They were a bit of a novelty last year, and a nice option to help runners deal with the cancellation of events they had already trained for (and paid for). But this year, virtual races feel a lot more like just an attempt to maintain revenue streams for event organizers.

A caveat before I launch into this: I didn’t personally participate in any single-day virtual events last year. I hadn’t yet signed up for the Ottawa Half Marathon when events started being cancelled so I had no money invested in any races. I did run the Great Virtual Race Across Tennessee (GVRAT) which is about the furthest thing from a single-day virtual race.

Not Even Close to the Same Experience

My experience with virtual racing was through pacing a friend of mine who ran a virtual version of the Ottawa Marathon and earned a medal for his efforts. I created the course, organized a rolling aid station staffed by my wife and kids, and paced him over the last 23km of his “race” along with a few other friends from our Sunday run crew.

You’ll notice I didn’t say that “he ran the Ottawa Marathon” because he didn’t. In fact, the route was basically the Toronto Waterfront Marathon with a few adjustments to work around areas that are off-limits to runners except for when the race is happening.

What makes running an actual marathon so special? It’s the fact that it’s me and thousands of other runners all on the same course on the same day, running together. It’s the people lining the streets cheering and offering encouragement as I run through their neighbourhoods. It’s the opportunity to run down the middle of the street and through intersections and across bridges with no fear of traffic or other dangers.

For his virtual race, it was just a small group of about ten of us, running together. We dodged cyclists on streets and people strolling along congested sidewalks who could care less that someone was running a marathon. We were honked at by cars as we tried to stop traffic to enable him to run through red lights and maintain his pace and stride. There were no cops there to stop traffic. No kilometre markers. No tables fille with cups and with volunteers yelling “water first, Gatorade second”.

My friend earned a medal by running 42.2km in one run but I don’t think anyone would suggest that he had anything close to the experience that an in-person event offers. The only similarity between his run and the real Ottawa Marathon was that it was 42.2km of running.

Races Did What Was Required to Survive

To be clear, I don’t begrudge the organizers of these races for switching to virtual events. It’s really all they could do to save their races and at least have some way to generate some revenue. These races are a business first and bringing in money to keep the lights on until we can all gather up and race again in person is supremely important.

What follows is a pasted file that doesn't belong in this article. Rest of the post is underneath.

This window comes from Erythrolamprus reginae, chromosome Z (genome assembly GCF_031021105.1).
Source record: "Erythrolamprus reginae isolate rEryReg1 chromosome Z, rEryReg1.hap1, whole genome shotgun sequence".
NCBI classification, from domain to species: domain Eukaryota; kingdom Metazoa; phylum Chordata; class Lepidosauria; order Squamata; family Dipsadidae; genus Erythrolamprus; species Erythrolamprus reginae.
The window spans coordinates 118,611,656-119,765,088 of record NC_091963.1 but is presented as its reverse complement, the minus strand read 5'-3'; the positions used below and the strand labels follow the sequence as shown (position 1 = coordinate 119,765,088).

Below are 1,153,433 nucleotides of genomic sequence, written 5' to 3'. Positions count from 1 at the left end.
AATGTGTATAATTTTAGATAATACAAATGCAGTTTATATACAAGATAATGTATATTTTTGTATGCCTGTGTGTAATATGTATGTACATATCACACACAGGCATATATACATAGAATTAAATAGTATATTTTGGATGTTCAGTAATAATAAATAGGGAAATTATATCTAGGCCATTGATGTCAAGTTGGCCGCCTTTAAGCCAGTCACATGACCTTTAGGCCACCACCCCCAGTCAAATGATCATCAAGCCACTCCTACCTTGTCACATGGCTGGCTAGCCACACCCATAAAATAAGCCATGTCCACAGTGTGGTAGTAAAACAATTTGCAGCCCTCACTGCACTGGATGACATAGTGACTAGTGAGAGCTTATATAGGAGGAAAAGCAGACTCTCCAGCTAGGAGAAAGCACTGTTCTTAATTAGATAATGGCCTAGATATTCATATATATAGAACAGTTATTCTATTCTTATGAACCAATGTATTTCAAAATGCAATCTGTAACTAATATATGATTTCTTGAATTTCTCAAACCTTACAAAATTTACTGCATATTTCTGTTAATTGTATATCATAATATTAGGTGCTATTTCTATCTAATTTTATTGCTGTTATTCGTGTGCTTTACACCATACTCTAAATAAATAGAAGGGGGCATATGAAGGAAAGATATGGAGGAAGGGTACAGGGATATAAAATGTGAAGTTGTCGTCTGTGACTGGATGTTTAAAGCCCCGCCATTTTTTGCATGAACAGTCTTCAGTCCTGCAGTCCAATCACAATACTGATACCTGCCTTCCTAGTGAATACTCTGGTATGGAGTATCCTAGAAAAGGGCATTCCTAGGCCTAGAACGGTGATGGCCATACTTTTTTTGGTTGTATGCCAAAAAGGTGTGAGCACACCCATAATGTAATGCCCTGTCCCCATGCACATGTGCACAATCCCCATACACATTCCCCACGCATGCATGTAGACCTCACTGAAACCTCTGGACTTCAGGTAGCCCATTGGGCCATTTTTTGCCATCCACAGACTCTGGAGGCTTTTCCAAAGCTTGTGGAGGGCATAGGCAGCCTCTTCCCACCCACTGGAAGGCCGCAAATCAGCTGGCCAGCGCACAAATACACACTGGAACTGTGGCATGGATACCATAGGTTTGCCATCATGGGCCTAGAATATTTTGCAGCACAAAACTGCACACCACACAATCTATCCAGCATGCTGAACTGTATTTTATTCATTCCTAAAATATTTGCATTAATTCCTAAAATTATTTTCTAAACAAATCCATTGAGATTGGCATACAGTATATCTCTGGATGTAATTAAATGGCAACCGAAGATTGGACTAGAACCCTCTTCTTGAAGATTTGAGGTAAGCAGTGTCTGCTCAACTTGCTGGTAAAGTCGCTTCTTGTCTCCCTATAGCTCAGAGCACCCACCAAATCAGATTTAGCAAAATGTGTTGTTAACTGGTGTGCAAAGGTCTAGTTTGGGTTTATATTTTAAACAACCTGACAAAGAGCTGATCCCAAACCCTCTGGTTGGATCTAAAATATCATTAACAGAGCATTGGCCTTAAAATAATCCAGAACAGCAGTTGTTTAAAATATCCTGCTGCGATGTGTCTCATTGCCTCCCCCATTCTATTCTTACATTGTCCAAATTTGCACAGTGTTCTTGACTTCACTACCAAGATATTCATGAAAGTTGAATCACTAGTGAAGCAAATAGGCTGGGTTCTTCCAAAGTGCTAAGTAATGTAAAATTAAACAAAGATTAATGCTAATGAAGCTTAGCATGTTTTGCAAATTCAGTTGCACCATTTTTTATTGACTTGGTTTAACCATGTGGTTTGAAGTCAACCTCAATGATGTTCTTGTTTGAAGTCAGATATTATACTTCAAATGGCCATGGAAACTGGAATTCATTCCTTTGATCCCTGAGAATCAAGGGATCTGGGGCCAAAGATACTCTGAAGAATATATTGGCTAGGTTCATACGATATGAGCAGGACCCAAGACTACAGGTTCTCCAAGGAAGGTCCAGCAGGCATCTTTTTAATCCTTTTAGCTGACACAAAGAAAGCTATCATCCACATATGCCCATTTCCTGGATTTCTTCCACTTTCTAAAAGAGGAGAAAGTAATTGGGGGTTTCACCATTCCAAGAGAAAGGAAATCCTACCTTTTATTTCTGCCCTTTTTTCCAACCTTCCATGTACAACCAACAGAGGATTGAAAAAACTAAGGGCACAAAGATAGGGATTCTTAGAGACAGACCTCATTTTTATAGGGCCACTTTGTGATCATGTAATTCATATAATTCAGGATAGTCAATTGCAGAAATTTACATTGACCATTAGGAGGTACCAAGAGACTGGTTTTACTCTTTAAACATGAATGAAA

It was quite impressive to see the pivots to virtual events happen fairly quickly and solid organizations like Run Ottawa and the Vancouver International Marathon Society did a great job communicating with runners and getting things like shirts and medals mailed out to recreate at least some of the experience of the races they usually run.

For scores of runners, these virtual events were indeed a good way to provide motivation and gratification at a time when everyone needed something to aim for and celebrate. Kudos to everyone for that.

The Thrill is Gone

As the pandemic continues, I think the excitement around virtual runs has started to fade. I’d be willing to bet that registrations for these events will be significantly lower with far fewer runners willing to shell out money towards what is effectively the purchase of a medal and a t-shirt celebrating a run in a city they won’t actually even visit.

Obviously I have no plans to run any virtual events this year other than the GVRAT which I don’t consider to be in the same category as single-day events. I don’t see much value in spending a fairly significant amount of money to get a medal for running just another long Sunday run in my own city, on sidewalks with traffic lights and all the other things that a “real” race takes such great pains to eliminate.